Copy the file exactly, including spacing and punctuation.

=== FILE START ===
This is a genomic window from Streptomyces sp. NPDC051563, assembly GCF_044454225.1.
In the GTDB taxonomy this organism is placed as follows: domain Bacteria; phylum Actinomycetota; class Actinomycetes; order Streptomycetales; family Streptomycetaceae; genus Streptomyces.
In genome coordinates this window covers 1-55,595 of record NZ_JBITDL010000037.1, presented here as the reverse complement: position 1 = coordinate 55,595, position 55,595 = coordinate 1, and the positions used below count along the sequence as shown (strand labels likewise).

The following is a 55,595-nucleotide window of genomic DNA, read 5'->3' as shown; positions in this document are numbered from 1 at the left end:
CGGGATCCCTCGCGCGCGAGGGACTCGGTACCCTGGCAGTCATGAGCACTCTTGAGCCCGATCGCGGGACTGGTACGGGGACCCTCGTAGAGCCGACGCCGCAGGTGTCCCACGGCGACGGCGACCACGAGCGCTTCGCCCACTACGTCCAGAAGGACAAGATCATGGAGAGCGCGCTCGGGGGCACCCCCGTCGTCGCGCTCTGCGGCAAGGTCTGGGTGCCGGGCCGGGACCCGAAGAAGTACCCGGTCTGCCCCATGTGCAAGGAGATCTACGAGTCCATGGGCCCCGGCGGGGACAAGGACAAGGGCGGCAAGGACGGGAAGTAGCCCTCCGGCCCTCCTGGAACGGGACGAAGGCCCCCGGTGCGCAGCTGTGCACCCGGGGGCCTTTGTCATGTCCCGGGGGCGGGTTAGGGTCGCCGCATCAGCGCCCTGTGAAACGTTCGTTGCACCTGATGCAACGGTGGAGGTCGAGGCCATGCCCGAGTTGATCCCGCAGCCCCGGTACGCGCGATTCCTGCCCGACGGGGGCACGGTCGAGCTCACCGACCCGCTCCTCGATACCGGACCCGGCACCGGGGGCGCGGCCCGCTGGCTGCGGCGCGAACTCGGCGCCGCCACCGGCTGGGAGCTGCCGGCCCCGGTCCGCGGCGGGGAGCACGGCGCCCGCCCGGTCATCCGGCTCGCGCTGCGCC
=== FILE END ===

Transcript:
This is a genomic window from Streptomyces sp. NPDC051563, assembly GCF_044454225.1.
In the GTDB taxonomy this organism is placed as follows: domain Bacteria; phylum Actinomycetota; class Actinomycetes; order Streptomycetales; family Streptomycetaceae; genus Streptomyces.
In genome coordinates this window covers 1-55,595 of record NZ_JBITDL010000037.1, presented here as the reverse complement: position 1 = coordinate 55,595, position 55,595 = coordinate 1, and the positions used below count along the sequence as shown (strand labels likewise).

The following is a 55,595-nucleotide window of genomic DNA, read 5'->3' as shown; positions in this document are numbered from 1 at the left end:
CGGGATCCCTCGCGCGCGAGGGACTCGGTACCCTGGCAGTCATGAGCACTCTTGAGCCCGATCGCGGGACTGGTACGGGGACCCTCGTAGAGCCGACGCCGCAGGTGTCCCACGGCGACGGCGACCACGAGCGCTTCGCCCACTACGTCCAGAAGGACAAGATCATGGAGAGCGCGCTCGGGGGCACCCCCGTCGTCGCGCTCTGCGGCAAGGTCTGGGTGCCGGGCCGGGACCCGAAGAAGTACCCGGTCTGCCCCATGTGCAAGGAGATCTACGAGTCCATGGGCCCCGGCGGGGACAAGGACAAGGGCGGCAAGGACGGGAAGTAGCCCTCCGGCCCTCCTGGAACGGGACGAAGGCCCCCGGTGCGCAGCTGTGCACCCGGGGGCCTTTGTCATGTCCCGGGGGCGGGTTAGGGTCGCCGCATCAGCGCCCTGTGAAACGTTCGTTGCACCTGATGCAACGGTGGAGGTCGAGGCCATGCCCGAGTTGATCCCGCAGCCCCGGTACGCGCGATTCCTGCCCGACGGGGGCACGGTCGAGCTCACCGACCCGCTCCTCGATACCGGACCCGGCACCGGGGGCGCGGCCCGCTGGCTGCGGCGCGAACTCGGCGCCGCCACCGGCTGGGAGCTGCCGGCCCCGGTCCGCGGCGGGGAGCACGGCGCCCGCCCGGTCATCCGGCTCGCGCTGCGCC